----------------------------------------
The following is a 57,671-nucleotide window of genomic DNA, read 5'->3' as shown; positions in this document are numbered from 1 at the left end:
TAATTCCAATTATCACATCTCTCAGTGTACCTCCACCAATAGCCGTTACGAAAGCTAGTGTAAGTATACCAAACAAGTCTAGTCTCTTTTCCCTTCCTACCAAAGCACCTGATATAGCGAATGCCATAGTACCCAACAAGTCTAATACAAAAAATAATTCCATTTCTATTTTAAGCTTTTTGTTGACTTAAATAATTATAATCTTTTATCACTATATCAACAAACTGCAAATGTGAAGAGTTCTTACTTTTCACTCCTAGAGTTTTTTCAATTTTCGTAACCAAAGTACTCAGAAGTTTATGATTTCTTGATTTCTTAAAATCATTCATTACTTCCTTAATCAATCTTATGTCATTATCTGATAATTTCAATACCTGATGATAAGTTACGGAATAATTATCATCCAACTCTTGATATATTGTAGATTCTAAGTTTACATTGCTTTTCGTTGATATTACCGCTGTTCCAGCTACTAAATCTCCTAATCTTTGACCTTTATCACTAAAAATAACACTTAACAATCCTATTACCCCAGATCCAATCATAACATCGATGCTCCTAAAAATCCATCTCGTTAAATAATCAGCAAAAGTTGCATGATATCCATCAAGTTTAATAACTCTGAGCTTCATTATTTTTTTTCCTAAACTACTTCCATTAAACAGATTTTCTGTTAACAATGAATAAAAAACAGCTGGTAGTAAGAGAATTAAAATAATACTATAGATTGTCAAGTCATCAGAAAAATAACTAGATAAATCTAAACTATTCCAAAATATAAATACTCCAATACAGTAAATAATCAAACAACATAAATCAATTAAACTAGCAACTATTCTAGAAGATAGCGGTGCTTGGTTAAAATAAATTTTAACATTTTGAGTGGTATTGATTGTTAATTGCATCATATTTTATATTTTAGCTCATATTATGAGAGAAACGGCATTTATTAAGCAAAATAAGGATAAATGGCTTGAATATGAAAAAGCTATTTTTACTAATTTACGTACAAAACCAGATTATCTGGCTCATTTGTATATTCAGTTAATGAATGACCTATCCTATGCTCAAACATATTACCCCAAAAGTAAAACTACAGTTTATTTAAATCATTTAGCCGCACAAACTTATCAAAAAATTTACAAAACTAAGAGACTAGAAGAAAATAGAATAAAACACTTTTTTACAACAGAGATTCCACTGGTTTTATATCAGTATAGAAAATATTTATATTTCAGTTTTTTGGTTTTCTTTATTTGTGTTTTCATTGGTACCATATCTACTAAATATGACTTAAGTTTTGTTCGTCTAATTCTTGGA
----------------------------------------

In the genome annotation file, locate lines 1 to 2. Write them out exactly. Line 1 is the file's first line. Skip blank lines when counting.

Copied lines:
The following is a 57,671-nucleotide window of genomic DNA, read 5'->3' as shown; positions in this document are numbered from 1 at the left end:
TAATTCCAATTATCACATCTCTCAGTGTACCTCCACCAATAGCCGTTACGAAAGCTAGTGTAAGTATACCAAACAAGTCTAGTCTCTTTTCCCTTCCTACCAAAGCACCTGATATAGCGAATGCCATAGTACCCAACAAGTCTAATACAAAAAATAATTCCATTTCTATTTTAAGCTTTTTGTTGACTTAAATAATTATAATCTTTTATCACTATATCAACAAACTGCAAATGTGAAGAGTTCTTACTTTTCACTCCTAGAGTTTTTTCAATTTTCGTAACCAAAGTACTCAGAAGTTTATGATTTCTTGATTTCTTAAAATCATTCATTACTTCCTTAATCAATCTTATGTCATTATCTGATAATTTCAATACCTGATGATAAGTTACGGAATAATTATCATCCAACTCTTGATATATTGTAGATTCTAAGTTTACATTGCTTTTCGTTGATATTACCGCTGTTCCAGCTACTAAATCTCCTAATCTTTGACCTTTATCACTAAAAATAACACTTAACAATCCTATTACCCCAGATCCAATCATAACATCGATGCTCCTAAAAATCCATCTCGTTAAATAATCAGCAAAAGTTGCATGATATCCATCAAGTTTAATAACTCTGAGCTTCATTATTTTTTTTCCTAAACTACTTCCATTAAACAGATTTTCTGTTAACAATGAATAAAAAACAGCTGGTAGTAAGAGAATTAAAATAATACTATAGATTGTCAAGTCATCAGAAAAATAACTAGATAAATCTAAACTATTCCAAAATATAAATACTCCAATACAGTAAATAATCAAACAACATAAATCAATTAAACTAGCAACTATTCTAGAAGATAGCGGTGCTTGGTTAAAATAAATTTTAACATTTTGAGTGGTATTGATTGTTAATTGCATCATATTTTATATTTTAGCTCATATTATGAGAGAAACGGCATTTATTAAGCAAAATAAGGATAAATGGCTTGAATATGAAAAAGCTATTTTTACTAATTTACGTACAAAACCAGATTATCTGGCTCATTTGTATATTCAGTTAATGAATGACCTATCCTATGCTCAAACATATTACCCCAAAAGTAAAACTACAGTTTATTTAAATCATTTAGCCGCACAAACTTATCAAAAAATTTACAAAACTAAGAGACTAGAAGAAAATAGAATAAAACACTTTTTTACAACAGAGATTCCACTGGTTTTATATCAGTATAGAAAATATTTATATTTCAGTTTTTTGGTTTTCTTTATTTGTGTTTTCATTGGTACCATATCTACTAAATATGACTTAAGTTTTGTTCGTCTAATTCTTGGA